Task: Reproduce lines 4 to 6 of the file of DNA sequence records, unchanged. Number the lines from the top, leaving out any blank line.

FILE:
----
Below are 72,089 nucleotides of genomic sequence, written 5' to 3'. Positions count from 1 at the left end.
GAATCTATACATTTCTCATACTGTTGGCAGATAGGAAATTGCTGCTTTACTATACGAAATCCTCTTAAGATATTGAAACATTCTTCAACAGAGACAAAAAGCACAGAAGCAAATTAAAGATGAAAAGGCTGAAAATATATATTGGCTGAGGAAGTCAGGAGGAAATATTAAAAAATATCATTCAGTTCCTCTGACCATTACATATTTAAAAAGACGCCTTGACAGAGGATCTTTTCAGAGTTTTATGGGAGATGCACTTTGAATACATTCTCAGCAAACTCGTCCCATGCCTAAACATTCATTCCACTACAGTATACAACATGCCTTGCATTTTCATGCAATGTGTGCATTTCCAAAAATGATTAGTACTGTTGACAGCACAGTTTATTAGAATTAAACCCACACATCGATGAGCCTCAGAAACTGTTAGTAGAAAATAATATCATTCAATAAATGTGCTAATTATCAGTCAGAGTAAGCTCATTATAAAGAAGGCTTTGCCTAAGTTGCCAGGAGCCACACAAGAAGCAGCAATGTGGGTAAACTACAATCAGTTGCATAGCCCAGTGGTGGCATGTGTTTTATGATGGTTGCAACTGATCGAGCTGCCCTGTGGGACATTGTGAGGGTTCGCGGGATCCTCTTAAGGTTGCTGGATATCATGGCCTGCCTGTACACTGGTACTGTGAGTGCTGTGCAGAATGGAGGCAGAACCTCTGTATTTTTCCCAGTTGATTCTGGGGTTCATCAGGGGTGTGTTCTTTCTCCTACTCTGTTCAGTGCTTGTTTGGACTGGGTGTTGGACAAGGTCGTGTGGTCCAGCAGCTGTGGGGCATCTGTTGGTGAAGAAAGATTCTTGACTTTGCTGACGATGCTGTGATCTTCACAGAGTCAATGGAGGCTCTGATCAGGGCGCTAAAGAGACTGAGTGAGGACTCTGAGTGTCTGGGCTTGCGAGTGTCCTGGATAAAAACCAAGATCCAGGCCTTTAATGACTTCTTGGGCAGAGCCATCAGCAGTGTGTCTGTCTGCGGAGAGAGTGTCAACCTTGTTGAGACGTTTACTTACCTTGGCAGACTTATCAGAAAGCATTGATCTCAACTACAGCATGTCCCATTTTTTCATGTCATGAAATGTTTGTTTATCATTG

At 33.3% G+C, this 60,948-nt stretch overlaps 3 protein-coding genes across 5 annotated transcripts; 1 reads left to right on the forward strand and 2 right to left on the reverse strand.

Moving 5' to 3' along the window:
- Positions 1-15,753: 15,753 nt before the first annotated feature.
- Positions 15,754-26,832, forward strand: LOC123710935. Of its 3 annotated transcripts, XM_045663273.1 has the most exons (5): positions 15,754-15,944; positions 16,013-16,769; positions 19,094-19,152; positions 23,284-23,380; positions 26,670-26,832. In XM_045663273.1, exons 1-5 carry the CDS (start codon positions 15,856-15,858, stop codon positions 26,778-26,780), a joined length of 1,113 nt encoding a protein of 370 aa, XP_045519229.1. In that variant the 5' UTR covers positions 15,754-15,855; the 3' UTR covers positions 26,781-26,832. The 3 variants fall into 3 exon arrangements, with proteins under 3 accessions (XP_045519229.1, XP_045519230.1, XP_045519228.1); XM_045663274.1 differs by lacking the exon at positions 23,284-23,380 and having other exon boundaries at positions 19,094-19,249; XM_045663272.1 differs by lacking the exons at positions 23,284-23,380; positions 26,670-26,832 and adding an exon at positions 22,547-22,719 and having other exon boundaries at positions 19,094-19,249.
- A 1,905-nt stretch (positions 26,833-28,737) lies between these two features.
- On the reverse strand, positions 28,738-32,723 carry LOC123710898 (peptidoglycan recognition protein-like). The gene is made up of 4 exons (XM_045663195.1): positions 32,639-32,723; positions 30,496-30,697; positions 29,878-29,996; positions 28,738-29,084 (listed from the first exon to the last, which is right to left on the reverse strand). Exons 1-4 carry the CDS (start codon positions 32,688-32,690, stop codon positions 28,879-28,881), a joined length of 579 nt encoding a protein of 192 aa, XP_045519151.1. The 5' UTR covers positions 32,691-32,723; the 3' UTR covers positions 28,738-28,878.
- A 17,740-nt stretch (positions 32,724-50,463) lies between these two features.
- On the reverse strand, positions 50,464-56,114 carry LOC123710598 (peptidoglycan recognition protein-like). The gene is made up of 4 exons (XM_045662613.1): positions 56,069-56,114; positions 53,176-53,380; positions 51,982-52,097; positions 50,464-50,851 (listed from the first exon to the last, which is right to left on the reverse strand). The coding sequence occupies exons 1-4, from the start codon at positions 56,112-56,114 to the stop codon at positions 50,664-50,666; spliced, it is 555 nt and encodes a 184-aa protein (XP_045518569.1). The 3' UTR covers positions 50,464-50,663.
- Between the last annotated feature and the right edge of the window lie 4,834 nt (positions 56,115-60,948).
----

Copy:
Moving 5' to 3' along the window:
- Positions 1-15,753: 15,753 nt before the first annotated feature.
- Positions 15,754-26,832, forward strand: LOC123710935. Of its 3 annotated transcripts, XM_045663273.1 has the most exons (5): positions 15,754-15,944; positions 16,013-16,769; positions 19,094-19,152; positions 23,284-23,380; positions 26,670-26,832. In XM_045663273.1, exons 1-5 carry the CDS (start codon positions 15,856-15,858, stop codon positions 26,778-26,780), a joined length of 1,113 nt encoding a protein of 370 aa, XP_045519229.1. In that variant the 5' UTR covers positions 15,754-15,855; the 3' UTR covers positions 26,781-26,832. The 3 variants fall into 3 exon arrangements, with proteins under 3 accessions (XP_045519229.1, XP_045519230.1, XP_045519228.1); XM_045663274.1 differs by lacking the exon at positions 23,284-23,380 and having other exon boundaries at positions 19,094-19,249; XM_045663272.1 differs by lacking the exons at positions 23,284-23,380; positions 26,670-26,832 and adding an exon at positions 22,547-22,719 and having other exon boundaries at positions 19,094-19,249.